Viewing posts for the category Travel
During my journeys I noticed that "wall wart" power supplies and travel adapters don't go very well together, especially when the wall socket is a worn out NEMA 5 one. The power supply tends to fall off very easily and wears off the wall socket even more. That is not so much of a problem with adapters for BS 1363 (UK) sockets, but often there is not enough space between the socket and a nightstand for the cascade of adapter and wall-wart. But as I always carry a bunch of C7 (figure-8) cords for the respective country, a C8 connector to euro plug receptacle adapter cable would be helpful (and lighter and smaller than most travel adapters.) Unfortunately, only the opposite seems to exist: I found plenty of euro to C7 plug adapters. So I had to build my own. I bought a euro socket and a C7/C8 extension cord. From the extension cord, I cut off 30 cm of cable on the C8 side (the one with the pins), mounted the euro socket on the open end of the cable, and there we have our pigtail adapter:
It's 30 US states after last year's vacation:
I've been traveling the United States for many years, but where does my fascination with that country come from? There are, of course many aspects. America has a great cultural influence on Germany. American TV shows, movies and music are ubiquitous here, though they are giving a skewed picture of the country. History is also a reason. America had a strong military and political presence in Germany after the second world war. The existence of West Germany pretty much depended on America's protection — a protection that was based on more than just their own political and economic interests. The appreciation for Germany, in a cultural, not political way, goes way back into American history. Like those from other countries such as Ireland or Italy, German immigrants to America never lost the connection to their families back in Europe. Some German immigrants even had an important role in America becoming a „real“ country, but are virtually unknown in Germany. I'll briefly get back to that aspect later.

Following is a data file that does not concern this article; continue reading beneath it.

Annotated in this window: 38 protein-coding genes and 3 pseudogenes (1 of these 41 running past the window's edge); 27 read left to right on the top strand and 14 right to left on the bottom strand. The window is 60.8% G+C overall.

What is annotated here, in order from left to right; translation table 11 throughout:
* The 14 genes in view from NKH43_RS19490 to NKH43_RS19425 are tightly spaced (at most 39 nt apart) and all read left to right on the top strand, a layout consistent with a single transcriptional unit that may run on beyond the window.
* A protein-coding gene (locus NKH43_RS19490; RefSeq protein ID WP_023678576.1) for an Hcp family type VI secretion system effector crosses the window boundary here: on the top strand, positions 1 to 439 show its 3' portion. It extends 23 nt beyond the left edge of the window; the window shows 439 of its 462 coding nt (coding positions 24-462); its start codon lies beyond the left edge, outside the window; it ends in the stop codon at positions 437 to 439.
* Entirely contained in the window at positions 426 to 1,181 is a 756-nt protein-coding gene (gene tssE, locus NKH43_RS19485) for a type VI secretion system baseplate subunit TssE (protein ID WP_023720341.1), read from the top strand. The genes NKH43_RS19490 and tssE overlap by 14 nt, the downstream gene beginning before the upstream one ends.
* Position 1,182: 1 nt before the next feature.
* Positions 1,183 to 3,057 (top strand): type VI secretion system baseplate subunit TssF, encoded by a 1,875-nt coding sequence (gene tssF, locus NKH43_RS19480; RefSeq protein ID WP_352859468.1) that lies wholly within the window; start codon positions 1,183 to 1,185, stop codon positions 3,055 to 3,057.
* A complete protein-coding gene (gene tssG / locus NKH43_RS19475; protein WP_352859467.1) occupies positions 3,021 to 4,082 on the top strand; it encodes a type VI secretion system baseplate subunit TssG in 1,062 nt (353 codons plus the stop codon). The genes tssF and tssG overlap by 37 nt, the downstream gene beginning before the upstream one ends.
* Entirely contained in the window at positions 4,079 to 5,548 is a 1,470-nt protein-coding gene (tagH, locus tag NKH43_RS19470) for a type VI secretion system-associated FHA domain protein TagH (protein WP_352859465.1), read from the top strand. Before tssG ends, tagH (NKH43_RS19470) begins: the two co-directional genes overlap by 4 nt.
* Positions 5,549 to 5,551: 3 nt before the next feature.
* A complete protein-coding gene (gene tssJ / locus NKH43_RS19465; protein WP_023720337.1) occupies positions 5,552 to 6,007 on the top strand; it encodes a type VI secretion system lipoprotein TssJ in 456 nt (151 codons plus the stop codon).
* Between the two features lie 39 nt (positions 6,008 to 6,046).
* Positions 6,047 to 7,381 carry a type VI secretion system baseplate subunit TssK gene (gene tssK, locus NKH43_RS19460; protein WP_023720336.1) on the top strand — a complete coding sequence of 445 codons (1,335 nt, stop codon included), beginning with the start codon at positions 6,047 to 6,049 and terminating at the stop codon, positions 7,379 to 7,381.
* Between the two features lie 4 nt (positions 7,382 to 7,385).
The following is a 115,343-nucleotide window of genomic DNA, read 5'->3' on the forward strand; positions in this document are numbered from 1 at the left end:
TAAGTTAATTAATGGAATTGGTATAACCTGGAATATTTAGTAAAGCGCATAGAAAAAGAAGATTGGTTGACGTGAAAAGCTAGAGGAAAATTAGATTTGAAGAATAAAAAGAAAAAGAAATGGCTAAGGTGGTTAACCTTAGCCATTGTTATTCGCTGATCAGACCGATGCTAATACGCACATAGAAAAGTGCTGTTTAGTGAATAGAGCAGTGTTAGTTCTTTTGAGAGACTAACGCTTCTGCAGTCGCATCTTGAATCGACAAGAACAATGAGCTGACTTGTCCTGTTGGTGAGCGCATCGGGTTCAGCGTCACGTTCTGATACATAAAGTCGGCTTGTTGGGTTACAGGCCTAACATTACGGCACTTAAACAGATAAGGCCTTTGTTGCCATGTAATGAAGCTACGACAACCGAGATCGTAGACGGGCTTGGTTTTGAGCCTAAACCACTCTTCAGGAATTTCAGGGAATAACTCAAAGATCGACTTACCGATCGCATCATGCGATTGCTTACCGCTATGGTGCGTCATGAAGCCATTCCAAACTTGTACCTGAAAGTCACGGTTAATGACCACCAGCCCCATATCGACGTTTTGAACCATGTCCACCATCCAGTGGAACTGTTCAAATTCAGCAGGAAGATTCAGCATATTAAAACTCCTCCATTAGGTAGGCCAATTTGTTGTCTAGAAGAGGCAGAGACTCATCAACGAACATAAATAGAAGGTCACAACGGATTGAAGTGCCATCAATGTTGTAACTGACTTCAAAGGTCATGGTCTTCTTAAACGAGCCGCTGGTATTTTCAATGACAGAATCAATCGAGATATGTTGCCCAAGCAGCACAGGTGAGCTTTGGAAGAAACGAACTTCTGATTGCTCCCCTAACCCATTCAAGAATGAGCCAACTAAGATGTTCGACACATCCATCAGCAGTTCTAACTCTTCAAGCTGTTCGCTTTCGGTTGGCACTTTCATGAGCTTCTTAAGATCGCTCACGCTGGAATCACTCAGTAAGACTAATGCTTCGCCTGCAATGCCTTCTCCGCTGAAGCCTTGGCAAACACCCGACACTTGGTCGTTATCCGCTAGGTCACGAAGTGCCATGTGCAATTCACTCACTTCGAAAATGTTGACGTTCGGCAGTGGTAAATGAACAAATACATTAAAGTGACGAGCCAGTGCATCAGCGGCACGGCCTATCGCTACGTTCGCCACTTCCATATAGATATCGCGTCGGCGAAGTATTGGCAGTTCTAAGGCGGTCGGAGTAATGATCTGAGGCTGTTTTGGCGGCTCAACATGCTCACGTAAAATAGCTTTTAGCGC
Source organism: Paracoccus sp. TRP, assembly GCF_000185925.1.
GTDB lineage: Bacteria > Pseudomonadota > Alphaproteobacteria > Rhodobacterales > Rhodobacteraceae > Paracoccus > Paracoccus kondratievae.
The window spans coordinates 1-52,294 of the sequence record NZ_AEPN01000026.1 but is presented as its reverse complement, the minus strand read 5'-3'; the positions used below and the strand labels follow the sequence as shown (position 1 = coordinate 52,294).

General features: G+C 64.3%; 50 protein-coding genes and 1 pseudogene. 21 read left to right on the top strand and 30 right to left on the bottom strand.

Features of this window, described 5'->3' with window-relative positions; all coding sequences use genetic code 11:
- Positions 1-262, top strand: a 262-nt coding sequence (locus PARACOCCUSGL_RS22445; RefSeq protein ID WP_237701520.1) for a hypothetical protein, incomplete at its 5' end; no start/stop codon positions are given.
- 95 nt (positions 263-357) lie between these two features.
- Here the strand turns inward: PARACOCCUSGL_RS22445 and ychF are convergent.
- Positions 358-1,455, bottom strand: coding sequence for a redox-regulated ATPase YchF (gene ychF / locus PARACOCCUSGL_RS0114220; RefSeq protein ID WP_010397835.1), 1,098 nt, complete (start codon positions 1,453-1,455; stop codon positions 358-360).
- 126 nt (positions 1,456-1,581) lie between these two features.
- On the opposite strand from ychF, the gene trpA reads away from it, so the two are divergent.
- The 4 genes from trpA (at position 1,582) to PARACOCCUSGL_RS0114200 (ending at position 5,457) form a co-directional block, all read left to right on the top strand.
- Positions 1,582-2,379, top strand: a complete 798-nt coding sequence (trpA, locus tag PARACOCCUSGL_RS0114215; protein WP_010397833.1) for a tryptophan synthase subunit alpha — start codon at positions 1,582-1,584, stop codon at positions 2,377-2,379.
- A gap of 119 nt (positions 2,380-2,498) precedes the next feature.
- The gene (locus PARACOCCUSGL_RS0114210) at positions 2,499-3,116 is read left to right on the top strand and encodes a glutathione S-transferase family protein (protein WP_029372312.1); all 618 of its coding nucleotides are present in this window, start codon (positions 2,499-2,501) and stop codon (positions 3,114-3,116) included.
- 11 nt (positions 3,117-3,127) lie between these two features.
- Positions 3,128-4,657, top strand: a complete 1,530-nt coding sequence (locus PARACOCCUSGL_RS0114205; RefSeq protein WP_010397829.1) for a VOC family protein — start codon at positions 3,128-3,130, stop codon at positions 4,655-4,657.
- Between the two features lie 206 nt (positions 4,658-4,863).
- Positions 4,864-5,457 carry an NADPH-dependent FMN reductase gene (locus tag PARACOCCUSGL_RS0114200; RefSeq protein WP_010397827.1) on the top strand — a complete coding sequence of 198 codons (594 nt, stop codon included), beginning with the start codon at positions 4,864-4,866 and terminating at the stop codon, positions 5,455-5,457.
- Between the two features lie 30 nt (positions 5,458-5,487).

And here's a map of potential overflow hotels for Eurofurence, proposed by attendees:
With the growing amount of hotels available for Anthrocon guests it gets more difficult to keep track where exactly each hotel is located. Even for me, who's been attending Anthrocon for several years now. Thus, I've sat down and made an interactive map. Okay, to be honest, I wanted to do that for Eurofurence anyway, and it's fun to play with Openlayers 3... Please verify the phone numbers and street addresses in the popups (and send me corrections), as I might have missed some errors while cut and pasting the information at 1 am...
I've made a new interactive map while I was playing with the GIS stuff again. This time to visualize the U.S. National Parks, National Monuments, National Recreational Areas, and National Seashores / Lake Shores I've visited over the last eleven years.
Look, it's a shiny new map! And even with two more US states I've visited:
This is a road trip after all, so let's hit the road and spontaniously decide to make a detour to Craters of the Moon National Monument. Okay, it wasn't that spontanious, we decided on that the night before, depending on how late we'd be in Idaho Falls. Actually, faster than we anticipated, so we drove through the arid rangeland of Snake River Plain until we reached the (cold) lava fields of Craters of the Moon. Interestingly, this is still considered being an active vulcanic area which lays dormant until the next eruption within the next 1000 years or so. It looks like a vulcano in Hawaii, but without the flowing lava. Is there any other place in North America like this? In any case, a strange area. Inferno Cone is basically a tall hill made of ash (a cinder cone), a trail leads to tree molds in a vast lava field, and we climbed through Indian Tunnel, a lava tube cave. No bats there, but the home of some feral pigeons that looked exactly like the Good Feathers...